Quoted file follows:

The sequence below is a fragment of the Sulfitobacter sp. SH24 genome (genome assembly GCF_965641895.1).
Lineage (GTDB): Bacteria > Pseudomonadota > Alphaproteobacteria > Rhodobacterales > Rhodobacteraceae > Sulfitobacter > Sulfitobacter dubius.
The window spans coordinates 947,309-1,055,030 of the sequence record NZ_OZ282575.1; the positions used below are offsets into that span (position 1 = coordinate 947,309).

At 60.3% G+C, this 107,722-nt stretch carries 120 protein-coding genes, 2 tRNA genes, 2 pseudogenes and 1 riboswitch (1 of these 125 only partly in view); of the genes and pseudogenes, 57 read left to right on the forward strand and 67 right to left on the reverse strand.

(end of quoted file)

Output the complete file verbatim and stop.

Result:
The sequence below is a fragment of the Sulfitobacter sp. SH24 genome (genome assembly GCF_965641895.1).
Lineage (GTDB): Bacteria > Pseudomonadota > Alphaproteobacteria > Rhodobacterales > Rhodobacteraceae > Sulfitobacter > Sulfitobacter dubius.
The window spans coordinates 947,309-1,055,030 of the sequence record NZ_OZ282575.1; the positions used below are offsets into that span (position 1 = coordinate 947,309).

At 60.3% G+C, this 107,722-nt stretch carries 120 protein-coding genes, 2 tRNA genes, 2 pseudogenes and 1 riboswitch (1 of these 125 only partly in view); of the genes and pseudogenes, 57 read left to right on the forward strand and 67 right to left on the reverse strand.